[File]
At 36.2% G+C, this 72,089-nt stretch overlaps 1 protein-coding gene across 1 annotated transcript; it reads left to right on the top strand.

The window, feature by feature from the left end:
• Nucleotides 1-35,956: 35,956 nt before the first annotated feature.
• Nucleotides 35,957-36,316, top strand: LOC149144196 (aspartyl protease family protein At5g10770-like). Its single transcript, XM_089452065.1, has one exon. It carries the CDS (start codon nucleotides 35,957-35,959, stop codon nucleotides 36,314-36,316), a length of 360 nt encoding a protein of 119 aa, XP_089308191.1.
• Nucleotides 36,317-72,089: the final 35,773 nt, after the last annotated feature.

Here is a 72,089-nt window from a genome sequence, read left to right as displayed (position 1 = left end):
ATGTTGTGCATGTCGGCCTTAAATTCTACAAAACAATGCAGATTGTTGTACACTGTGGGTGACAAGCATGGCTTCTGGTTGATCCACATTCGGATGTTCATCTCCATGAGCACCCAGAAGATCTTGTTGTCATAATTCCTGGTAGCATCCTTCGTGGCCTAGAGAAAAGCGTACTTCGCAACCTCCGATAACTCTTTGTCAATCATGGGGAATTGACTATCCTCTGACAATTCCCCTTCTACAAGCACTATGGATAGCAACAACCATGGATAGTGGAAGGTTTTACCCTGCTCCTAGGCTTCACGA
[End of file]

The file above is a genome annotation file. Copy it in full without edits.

At 36.2% G+C, this 72,089-nt stretch overlaps 1 protein-coding gene across 1 annotated transcript; it reads left to right on the top strand.

The window, feature by feature from the left end:
• Nucleotides 1-35,956: 35,956 nt before the first annotated feature.
• Nucleotides 35,957-36,316, top strand: LOC149144196 (aspartyl protease family protein At5g10770-like). Its single transcript, XM_089452065.1, has one exon. It carries the CDS (start codon nucleotides 35,957-35,959, stop codon nucleotides 36,314-36,316), a length of 360 nt encoding a protein of 119 aa, XP_089308191.1.
• Nucleotides 36,317-72,089: the final 35,773 nt, after the last annotated feature.

Here is a 72,089-nt window from a genome sequence, read left to right as displayed (position 1 = left end):
ATGTTGTGCATGTCGGCCTTAAATTCTACAAAACAATGCAGATTGTTGTACACTGTGGGTGACAAGCATGGCTTCTGGTTGATCCACATTCGGATGTTCATCTCCATGAGCACCCAGAAGATCTTGTTGTCATAATTCCTGGTAGCATCCTTCGTGGCCTAGAGAAAAGCGTACTTCGCAACCTCCGATAACTCTTTGTCAATCATGGGGAATTGACTATCCTCTGACAATTCCCCTTCTACAAGCACTATGGATAGCAACAACCATGGATAGTGGAAGGTTTTACCCTGCTCCTAGGCTTCACGA